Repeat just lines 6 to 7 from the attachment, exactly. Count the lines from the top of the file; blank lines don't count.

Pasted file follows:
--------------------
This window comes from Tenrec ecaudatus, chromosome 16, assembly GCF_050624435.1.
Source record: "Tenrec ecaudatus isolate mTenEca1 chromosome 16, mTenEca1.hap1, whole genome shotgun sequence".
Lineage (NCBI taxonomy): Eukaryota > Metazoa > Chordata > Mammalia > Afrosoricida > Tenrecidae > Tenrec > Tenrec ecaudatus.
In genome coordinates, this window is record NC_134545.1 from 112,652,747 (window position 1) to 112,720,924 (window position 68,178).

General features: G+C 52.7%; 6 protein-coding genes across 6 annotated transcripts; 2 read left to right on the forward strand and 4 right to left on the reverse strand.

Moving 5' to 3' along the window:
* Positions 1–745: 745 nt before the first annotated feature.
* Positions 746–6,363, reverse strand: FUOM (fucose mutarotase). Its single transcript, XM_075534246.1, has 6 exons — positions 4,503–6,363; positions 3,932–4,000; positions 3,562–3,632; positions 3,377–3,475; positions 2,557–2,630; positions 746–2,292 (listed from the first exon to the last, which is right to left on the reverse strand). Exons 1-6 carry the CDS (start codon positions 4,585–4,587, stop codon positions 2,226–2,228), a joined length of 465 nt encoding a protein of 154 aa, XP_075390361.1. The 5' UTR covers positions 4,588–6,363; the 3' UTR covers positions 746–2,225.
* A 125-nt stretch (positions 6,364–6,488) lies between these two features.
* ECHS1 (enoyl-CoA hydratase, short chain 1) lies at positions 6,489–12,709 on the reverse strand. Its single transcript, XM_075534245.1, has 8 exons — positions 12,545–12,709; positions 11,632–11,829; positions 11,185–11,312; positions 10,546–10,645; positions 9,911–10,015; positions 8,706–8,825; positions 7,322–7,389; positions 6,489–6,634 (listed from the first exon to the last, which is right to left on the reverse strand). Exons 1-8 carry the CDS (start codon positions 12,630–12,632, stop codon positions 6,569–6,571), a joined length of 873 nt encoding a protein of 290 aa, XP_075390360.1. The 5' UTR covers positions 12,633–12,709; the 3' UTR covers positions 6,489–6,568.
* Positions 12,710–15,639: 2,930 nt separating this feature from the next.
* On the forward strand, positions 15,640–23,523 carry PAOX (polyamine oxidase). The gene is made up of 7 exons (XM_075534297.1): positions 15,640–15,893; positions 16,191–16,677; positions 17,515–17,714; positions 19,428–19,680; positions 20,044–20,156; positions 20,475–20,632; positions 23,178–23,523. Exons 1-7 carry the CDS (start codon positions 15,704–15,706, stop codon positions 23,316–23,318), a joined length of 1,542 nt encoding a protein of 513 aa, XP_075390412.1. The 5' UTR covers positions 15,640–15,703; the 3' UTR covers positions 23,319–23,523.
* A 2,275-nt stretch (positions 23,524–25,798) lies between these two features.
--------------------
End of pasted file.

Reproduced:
Moving 5' to 3' along the window:
* Positions 1–745: 745 nt before the first annotated feature.